Business Email Compromise (BEC): Hidden Danger in Legacy Protocols

Attempts to compromise business email accounts are much more common than you might think, and when they’re successful, criminals are able to make off with large sums of money. Typically they aim to gain control over the email account of an executive or administrative assistant with the authority to direct or execute financial transactions. They masquerade as that person and inject themselves into an email thread, to initiate a transaction or re-direct a transaction, tricking the business into moving the funds into a bank account controlled by the criminal.

We’ll describe how criminals often gain access to account credentials, and then explain how to close the vulnerability. But first, a few words about just how pervasive these account hijackings are. Proofpoint conducted a six-month study of this kind of attack and found that:

  • Approximately 60% of Microsoft Office 365 and G Suite tenants were targeted
  • Roughly 25% of Office 365 and G Suite tenants were breached as a result
  • Criminals achieved a 44% success rate in breaching an account at a targeted organization

Account Takeover Technique: IMAP Password Spraying

Email services typically enforce a lockout when a password is mis-entered multiple times, which is considered a telltale sign that some unauthorized person is trying to access the account. Password spraying is a brute-force technique that aims to get around the account lockout. Instead of focusing on a single account at a time with a large list of possible passwords, the criminal does the inverse. The attacker starts with a relatively short list of common passwords, and “sprays” them across multiple email accounts at multiple organizations, taking care that the attempts on each individual account and organization are spaced far enough apart that they don’t trigger a lockout. In fact, on the access logs, each attempt looks like a routine login failure rather than part of a coordinated attack.

Here’s the other important thing to know about these attacks. They commonly access the mail server using the Internet Mail Access Protocol (IMAP) — a standard that’s been around for more than 30 years. The criminals use this route because it’s enabled by default on most servers, it’s easy to write scripts for it that automate the attack, and most of all, it doesn’t support more secure methods of authentication beyond simple usernames and passwords.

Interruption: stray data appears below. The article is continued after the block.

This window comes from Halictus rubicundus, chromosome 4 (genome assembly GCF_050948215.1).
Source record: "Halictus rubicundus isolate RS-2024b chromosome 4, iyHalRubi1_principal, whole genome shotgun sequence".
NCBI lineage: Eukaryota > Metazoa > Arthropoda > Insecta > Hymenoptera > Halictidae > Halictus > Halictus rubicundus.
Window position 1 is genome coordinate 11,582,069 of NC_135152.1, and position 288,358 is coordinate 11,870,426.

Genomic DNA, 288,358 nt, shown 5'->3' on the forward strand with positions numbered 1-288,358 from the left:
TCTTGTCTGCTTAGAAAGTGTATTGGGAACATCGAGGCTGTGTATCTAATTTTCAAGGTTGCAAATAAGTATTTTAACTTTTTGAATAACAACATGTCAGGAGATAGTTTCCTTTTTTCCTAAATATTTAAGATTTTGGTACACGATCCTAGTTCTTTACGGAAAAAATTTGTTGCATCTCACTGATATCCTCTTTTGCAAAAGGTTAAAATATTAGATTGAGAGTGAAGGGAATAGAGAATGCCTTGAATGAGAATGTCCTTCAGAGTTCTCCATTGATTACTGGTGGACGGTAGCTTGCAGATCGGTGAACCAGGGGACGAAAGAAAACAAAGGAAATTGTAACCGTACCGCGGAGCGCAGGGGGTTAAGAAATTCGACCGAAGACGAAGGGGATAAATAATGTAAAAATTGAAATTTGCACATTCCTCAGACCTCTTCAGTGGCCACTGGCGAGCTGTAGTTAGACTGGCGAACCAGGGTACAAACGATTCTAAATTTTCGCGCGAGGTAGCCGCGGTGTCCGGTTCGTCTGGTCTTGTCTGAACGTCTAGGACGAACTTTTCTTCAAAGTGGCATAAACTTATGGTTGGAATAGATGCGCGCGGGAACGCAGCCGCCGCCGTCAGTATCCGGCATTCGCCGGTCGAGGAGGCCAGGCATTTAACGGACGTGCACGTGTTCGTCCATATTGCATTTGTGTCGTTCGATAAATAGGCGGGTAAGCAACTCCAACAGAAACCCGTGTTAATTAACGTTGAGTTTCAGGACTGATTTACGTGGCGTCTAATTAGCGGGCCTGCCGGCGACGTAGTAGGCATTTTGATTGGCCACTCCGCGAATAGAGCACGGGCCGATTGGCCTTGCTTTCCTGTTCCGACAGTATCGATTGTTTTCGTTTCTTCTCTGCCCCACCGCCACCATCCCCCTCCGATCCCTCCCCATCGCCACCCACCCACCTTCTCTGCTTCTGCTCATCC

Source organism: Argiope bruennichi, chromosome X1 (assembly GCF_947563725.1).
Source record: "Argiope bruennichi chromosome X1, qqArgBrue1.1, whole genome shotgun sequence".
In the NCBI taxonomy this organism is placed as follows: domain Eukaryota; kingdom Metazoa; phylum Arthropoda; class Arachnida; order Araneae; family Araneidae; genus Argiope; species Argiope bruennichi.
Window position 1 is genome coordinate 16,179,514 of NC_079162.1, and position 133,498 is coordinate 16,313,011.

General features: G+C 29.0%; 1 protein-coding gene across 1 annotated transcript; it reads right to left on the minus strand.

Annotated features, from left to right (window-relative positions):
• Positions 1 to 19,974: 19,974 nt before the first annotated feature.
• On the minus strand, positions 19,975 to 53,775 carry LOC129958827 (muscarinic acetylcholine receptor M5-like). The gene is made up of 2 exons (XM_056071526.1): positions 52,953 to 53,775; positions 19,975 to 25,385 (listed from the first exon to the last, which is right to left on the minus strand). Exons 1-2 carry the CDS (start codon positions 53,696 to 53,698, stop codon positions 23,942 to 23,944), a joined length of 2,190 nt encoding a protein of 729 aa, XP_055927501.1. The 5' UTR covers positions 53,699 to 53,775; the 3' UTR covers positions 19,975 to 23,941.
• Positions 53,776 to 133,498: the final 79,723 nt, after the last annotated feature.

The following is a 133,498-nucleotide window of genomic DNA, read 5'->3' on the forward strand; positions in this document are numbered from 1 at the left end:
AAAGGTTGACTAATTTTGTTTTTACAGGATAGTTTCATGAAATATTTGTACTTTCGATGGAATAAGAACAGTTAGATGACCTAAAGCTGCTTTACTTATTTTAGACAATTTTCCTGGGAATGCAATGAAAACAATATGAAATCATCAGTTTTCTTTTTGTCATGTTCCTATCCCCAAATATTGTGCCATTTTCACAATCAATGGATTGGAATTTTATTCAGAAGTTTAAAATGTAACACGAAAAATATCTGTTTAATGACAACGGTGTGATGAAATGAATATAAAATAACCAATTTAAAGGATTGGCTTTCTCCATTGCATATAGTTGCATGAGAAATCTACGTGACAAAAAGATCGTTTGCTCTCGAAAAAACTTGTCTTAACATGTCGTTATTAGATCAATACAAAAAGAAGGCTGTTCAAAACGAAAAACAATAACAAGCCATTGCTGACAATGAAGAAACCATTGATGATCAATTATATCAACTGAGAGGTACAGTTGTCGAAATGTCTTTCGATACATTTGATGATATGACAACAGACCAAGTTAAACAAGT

Sprayproofing the Environment

Business email compromise (BEC) has become such a huge problem that we routinely recommend that every business that uses Office 365 or G Suite implement multi-factor authentication (MFA), and require it any time a user connects from a new location or device. Here’s the rub, though: the IMAP protocol doesn’t support MFA. When IMAP is enabled, it gives criminals a way to access the server that bypasses MFA, leaving it wide open for password-spraying.

So, we recommend disabling the IMAP protocol and its older cousin, post-office protocol (POP3). POP3 isn’t used as often for spraying attacks, but it has the same vulnerabilities as IMAP. Very few users should be using IMAP or POP3 to access their email. For those that do, we recommend they connect to Office 365 with Outlook Anywhere, which is more secure.

If you’re reluctant to disable IMAP and POP because it might inconvenience a few users, realize that both protocols are on the way out. For example, Microsoft has announced it will stop supporting simple username/password authentication for IMAP and POP3 in October 2020.

At FIT Solutions, we make it our business to stay on top of vulnerabilities like this to keep our clients’ businesses safe. It’s a great example of the value-add you get with our managed IT services. If you would like to know more, give us a call at 888-339-5694.

Outlook Security: Why You Should Deploy MFA for Office 365

Multi-factor authentication, or MFA (sometimes known as two-factor authentication, or 2FA), is recommended whenever basic usernames and passwords aren’t enough for protecting sensitive logins.

If you’ve ever been asked to confirm your identity by entering a code sent to your phone, you’ve used MFA. The method is widely used for online banking accounts, to bolster security when employees remotely access corporate sites, and to help satisfy HIPAA requirements. More and more, though, we’re advising its use to protect all access to Office 365.